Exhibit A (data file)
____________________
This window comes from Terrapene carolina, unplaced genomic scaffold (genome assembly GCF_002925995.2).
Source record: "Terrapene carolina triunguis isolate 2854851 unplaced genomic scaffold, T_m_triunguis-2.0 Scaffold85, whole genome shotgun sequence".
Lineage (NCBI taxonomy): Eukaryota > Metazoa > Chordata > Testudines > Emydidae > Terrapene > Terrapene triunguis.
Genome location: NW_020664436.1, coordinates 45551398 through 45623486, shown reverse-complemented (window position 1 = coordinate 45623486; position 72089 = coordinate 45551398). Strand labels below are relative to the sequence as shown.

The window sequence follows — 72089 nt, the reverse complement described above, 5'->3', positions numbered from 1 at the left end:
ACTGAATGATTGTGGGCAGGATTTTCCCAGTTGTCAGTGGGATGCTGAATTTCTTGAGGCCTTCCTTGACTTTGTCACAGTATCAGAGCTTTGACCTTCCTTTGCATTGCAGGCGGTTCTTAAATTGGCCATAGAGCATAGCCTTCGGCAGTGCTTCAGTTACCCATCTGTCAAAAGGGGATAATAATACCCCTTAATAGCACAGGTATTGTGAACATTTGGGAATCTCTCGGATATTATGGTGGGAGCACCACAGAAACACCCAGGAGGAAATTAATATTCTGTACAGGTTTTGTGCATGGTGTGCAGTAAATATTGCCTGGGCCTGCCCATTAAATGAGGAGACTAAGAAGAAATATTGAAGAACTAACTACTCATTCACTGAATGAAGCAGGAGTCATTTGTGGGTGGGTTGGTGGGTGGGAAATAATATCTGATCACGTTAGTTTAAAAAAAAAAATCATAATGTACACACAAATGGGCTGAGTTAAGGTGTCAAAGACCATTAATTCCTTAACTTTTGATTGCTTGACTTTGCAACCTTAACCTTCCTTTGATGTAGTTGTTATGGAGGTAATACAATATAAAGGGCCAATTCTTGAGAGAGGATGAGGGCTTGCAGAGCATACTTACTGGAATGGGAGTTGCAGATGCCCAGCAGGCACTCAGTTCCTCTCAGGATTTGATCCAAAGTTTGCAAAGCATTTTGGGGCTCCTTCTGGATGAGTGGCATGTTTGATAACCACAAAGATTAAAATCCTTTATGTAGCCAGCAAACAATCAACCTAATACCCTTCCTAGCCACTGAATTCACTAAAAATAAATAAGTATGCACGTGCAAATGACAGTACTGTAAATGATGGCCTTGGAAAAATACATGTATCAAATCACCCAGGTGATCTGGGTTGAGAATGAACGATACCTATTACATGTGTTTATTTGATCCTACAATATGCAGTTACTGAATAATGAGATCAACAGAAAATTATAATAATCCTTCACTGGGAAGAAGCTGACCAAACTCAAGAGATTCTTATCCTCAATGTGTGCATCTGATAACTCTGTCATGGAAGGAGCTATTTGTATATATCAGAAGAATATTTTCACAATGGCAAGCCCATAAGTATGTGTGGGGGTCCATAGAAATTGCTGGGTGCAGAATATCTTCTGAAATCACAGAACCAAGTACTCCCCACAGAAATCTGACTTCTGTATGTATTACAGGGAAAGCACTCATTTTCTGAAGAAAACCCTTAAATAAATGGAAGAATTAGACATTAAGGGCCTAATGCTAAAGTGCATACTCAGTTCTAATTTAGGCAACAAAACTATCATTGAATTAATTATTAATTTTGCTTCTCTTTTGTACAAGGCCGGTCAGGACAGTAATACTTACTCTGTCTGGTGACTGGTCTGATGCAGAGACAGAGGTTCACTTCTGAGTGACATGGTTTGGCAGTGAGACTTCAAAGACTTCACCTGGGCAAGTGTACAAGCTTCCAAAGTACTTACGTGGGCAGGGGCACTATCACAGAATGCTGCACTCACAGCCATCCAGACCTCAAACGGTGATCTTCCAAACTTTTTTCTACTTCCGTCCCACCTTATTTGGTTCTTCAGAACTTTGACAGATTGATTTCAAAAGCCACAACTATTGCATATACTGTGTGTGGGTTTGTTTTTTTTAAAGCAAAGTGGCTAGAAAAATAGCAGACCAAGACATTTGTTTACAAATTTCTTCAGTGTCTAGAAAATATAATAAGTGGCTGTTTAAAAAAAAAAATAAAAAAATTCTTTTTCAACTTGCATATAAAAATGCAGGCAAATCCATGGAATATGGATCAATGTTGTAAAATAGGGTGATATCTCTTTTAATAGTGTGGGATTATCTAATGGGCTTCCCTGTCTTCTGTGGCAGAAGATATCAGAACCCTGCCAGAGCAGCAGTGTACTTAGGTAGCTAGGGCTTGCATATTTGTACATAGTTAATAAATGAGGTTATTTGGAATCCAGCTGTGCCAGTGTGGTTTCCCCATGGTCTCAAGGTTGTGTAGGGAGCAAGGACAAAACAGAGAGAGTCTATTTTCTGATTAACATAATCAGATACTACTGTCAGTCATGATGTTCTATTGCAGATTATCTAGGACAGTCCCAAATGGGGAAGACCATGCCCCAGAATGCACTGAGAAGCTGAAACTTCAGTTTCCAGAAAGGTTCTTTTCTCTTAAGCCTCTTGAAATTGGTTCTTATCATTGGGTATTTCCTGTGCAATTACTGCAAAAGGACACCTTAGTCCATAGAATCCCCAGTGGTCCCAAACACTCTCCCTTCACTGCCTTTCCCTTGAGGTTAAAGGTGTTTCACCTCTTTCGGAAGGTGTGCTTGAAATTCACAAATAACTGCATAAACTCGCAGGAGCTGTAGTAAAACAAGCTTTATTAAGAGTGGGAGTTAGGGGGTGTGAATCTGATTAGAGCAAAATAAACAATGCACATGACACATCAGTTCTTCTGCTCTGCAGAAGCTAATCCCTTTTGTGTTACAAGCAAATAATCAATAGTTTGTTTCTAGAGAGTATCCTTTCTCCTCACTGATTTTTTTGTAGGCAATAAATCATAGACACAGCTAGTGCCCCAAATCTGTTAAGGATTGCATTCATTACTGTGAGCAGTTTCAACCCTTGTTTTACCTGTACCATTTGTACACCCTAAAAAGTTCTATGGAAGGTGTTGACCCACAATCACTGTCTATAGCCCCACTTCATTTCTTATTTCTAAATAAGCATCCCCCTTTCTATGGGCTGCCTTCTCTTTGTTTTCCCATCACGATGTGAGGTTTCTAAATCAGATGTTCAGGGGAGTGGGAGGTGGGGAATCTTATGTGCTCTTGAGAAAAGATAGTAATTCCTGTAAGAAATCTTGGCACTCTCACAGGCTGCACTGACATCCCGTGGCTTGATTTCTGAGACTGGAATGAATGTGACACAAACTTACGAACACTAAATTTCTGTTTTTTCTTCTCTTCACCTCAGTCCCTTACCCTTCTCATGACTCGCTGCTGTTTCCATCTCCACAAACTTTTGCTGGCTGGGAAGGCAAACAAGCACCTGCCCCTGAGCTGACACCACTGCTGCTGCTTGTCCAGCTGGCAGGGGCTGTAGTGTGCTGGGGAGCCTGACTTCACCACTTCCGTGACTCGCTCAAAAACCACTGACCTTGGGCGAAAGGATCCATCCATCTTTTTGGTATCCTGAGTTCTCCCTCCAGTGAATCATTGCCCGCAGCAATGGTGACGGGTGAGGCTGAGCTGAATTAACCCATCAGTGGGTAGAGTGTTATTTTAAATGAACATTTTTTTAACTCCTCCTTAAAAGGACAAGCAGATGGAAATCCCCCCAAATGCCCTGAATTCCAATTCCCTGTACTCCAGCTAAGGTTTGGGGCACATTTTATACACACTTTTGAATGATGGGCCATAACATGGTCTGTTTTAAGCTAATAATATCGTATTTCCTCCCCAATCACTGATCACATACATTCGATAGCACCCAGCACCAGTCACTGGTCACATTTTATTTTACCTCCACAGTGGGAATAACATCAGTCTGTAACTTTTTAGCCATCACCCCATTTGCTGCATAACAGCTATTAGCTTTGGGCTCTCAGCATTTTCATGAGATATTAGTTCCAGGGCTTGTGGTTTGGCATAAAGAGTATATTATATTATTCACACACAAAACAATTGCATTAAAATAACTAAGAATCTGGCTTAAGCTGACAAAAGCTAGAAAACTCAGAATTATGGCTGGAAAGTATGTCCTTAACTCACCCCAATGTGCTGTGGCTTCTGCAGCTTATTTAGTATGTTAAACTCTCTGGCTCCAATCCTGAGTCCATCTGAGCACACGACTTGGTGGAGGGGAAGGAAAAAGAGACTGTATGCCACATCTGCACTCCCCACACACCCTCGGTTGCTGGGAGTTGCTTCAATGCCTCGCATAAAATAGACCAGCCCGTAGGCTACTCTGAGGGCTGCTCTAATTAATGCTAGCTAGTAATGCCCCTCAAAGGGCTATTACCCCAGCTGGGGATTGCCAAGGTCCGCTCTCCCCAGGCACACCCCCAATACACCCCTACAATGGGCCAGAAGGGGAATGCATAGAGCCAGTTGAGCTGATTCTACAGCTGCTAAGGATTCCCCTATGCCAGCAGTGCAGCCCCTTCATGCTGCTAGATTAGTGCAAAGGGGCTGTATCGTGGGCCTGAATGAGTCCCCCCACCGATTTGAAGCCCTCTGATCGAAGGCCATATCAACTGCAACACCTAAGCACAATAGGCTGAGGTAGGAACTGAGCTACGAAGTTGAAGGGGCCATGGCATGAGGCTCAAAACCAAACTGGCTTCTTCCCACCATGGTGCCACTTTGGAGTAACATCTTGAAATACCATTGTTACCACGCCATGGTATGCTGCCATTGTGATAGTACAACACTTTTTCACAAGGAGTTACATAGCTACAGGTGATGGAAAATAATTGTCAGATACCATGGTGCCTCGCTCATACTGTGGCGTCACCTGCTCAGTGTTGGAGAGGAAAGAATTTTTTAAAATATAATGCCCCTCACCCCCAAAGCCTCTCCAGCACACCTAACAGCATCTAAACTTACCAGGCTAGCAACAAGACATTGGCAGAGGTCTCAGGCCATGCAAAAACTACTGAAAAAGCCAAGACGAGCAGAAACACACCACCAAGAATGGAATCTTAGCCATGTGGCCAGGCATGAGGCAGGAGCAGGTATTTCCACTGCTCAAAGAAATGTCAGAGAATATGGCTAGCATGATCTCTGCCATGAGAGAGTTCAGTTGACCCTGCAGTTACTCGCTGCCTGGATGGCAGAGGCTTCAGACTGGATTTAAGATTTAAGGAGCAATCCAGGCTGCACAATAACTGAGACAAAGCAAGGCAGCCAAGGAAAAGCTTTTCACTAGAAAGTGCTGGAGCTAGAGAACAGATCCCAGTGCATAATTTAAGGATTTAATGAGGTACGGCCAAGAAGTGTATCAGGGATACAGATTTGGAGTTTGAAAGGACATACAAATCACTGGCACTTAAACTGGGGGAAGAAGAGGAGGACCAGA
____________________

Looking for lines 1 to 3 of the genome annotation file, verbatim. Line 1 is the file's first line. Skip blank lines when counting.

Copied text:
This window comes from Terrapene carolina, unplaced genomic scaffold (genome assembly GCF_002925995.2).
Source record: "Terrapene carolina triunguis isolate 2854851 unplaced genomic scaffold, T_m_triunguis-2.0 Scaffold85, whole genome shotgun sequence".
Lineage (NCBI taxonomy): Eukaryota > Metazoa > Chordata > Testudines > Emydidae > Terrapene > Terrapene triunguis.